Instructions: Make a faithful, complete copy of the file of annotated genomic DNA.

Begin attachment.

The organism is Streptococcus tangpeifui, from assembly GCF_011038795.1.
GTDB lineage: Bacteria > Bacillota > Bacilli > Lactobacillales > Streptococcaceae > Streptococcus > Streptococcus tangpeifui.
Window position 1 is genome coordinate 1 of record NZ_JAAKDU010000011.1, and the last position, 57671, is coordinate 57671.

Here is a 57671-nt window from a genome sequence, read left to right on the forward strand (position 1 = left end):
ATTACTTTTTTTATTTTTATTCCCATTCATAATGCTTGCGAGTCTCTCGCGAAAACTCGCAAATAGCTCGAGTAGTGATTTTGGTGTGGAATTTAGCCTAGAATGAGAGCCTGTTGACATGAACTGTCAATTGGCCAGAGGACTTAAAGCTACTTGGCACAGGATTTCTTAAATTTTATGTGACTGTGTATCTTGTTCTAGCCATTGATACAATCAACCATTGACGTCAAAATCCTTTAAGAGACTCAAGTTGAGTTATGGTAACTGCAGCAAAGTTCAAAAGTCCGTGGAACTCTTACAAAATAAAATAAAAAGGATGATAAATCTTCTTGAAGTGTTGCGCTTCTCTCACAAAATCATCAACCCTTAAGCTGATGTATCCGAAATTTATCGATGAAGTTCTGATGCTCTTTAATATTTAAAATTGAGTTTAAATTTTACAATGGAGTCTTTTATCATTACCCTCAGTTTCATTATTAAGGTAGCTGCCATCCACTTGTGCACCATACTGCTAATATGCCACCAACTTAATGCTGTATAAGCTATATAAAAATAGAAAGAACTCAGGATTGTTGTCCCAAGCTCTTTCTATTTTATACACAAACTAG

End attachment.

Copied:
The organism is Streptococcus tangpeifui, from assembly GCF_011038795.1.
GTDB lineage: Bacteria > Bacillota > Bacilli > Lactobacillales > Streptococcaceae > Streptococcus > Streptococcus tangpeifui.
Window position 1 is genome coordinate 1 of record NZ_JAAKDU010000011.1, and the last position, 57671, is coordinate 57671.

Here is a 57671-nt window from a genome sequence, read left to right on the forward strand (position 1 = left end):
ATTACTTTTTTTATTTTTATTCCCATTCATAATGCTTGCGAGTCTCTCGCGAAAACTCGCAAATAGCTCGAGTAGTGATTTTGGTGTGGAATTTAGCCTAGAATGAGAGCCTGTTGACATGAACTGTCAATTGGCCAGAGGACTTAAAGCTACTTGGCACAGGATTTCTTAAATTTTATGTGACTGTGTATCTTGTTCTAGCCATTGATACAATCAACCATTGACGTCAAAATCCTTTAAGAGACTCAAGTTGAGTTATGGTAACTGCAGCAAAGTTCAAAAGTCCGTGGAACTCTTACAAAATAAAATAAAAAGGATGATAAATCTTCTTGAAGTGTTGCGCTTCTCTCACAAAATCATCAACCCTTAAGCTGATGTATCCGAAATTTATCGATGAAGTTCTGATGCTCTTTAATATTTAAAATTGAGTTTAAATTTTACAATGGAGTCTTTTATCATTACCCTCAGTTTCATTATTAAGGTAGCTGCCATCCACTTGTGCACCATACTGCTAATATGCCACCAACTTAATGCTGTATAAGCTATATAAAAATAGAAAGAACTCAGGATTGTTGTCCCAAGCTCTTTCTATTTTATACACAAACTAG